Allison on Mercedes’ W15 F1 car: “A big focus has been on improving the previous car’s unpredictable rear axle”

Lewis Hamilton driving the Mercedes W15 in the rain at Silverstone
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Mercedes Formula 1 Technical Director James Allison has delved into the key areas the team have worked on while developing the W15 car.

The Brackley-based team launched their new challenger on Wednesday with a shakedown at Silverstone as an innovative front wing drew attention.

Mercedes suffered a winless campaign in 2023 and lacked competitive top speed, rendering the W14 uncompetitive at some circuits.

Allison said a predictable car on the brakes was a key focus for 2024, alongside reducing drag.

“A big focus has been on improving the previous car’s unpredictable rear axle, which the drivers often referred to as spiteful. 

“We have worked on that to try and create a car that is reassuring to the drivers. At the beginning of a corner, when you’re hard on the brakes and turning in, the rear needs to feel rock solid. 

“And then, as you get towards the apex, the car needs to feel progressively more nimble and eager to turn. We have been trying to build that into the car.

“We’ve also worked hard to create a less draggy car and to add performance in the corners.

“There’s also been some housekeeping on areas in which we had room for improvement, including the DRS effect and pit stop performance.

“We were always very good at delivering a pit stop in a repeatable time, which is the key thing for a pit stop.”

Photo Credit: Mercedes-AMG Petronas F1 Team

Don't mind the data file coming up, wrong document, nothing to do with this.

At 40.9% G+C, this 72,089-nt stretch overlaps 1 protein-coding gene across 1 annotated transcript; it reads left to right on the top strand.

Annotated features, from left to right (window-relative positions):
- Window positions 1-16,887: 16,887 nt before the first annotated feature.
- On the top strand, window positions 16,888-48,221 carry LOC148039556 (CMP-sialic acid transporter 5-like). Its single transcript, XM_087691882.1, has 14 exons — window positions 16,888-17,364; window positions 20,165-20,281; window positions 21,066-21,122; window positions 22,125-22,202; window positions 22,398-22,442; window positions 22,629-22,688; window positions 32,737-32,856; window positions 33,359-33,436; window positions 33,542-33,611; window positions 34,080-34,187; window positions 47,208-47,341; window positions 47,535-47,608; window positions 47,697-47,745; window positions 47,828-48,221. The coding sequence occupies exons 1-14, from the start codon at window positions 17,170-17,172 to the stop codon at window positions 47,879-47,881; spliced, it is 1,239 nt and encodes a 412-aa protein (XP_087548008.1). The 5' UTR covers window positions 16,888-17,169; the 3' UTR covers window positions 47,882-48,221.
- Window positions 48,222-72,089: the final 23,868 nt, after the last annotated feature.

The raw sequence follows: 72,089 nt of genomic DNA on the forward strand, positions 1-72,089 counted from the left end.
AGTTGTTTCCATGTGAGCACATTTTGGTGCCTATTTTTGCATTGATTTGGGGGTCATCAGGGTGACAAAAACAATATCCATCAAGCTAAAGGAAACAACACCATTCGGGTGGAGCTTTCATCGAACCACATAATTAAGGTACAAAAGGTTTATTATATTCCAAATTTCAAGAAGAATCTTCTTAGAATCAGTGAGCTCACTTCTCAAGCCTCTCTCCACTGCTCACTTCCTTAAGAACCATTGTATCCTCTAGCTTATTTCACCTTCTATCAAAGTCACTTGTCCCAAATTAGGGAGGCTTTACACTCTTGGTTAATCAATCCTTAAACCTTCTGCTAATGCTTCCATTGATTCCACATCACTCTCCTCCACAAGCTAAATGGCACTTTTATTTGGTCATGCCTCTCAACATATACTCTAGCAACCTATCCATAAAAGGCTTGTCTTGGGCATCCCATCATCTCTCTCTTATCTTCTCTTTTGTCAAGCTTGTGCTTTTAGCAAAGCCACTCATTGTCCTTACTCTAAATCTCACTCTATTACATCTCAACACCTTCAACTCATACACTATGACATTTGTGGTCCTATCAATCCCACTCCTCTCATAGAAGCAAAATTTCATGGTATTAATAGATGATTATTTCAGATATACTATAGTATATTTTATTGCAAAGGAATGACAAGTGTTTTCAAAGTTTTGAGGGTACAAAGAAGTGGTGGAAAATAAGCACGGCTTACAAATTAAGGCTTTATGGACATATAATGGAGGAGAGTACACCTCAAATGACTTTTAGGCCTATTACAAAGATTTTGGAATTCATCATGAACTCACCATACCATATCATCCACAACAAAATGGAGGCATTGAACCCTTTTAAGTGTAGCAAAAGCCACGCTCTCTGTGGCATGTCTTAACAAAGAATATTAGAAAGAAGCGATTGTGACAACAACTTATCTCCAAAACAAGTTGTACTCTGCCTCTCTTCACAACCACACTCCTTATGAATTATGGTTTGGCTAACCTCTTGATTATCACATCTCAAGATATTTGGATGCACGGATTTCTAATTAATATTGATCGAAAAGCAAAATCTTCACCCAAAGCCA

The new season is promising to be closely fought at the front, with Aston Martin and McLaren emerging as teams that regularly challenged for podiums in 2023.

Mercedes finished second in the Constructors’ Championship and had moments of brilliance, including a double podium in Spain, but struggled to grasp the regulations over the campaign.

Allison is confident his team have met all their targets over the winter but warned they don’t know how well their rivals have performed.

“I feel like we have delivered on all the things we said we wanted to do. Some aspects are unbounded, and therefore, you can never be fully satisfied. 

“We will not know until we run the car truly. But I think we can say that we feel like we have worked well. 

“Formula One is a relative game. Whether we’ve worked well enough to be competitive, only time will tell. We do not know what everyone else has done.”

The cost cap has provided an extra challenge for the teams when designing a new car, as they need to manage their resources more efficiently.

“A new chassis and a gearbox were standard for every year, pre-cost cap. And there’ll be several other teams who have done both things in a single year. 

“But the cost cap does force you to pick and choose your battles, and there’s no doubt that having a new outer casing as well as the same time having a new chassis are two big projects that are going to take a chunk of our available firepower. That is what we have done this year. 

“It does mean that we have not tried to reinvent the wheel in other parts of the car. But it has allowed us to undertake a couple of big projects without breaking the bank, and we believe this is a good and important use of our efforts.”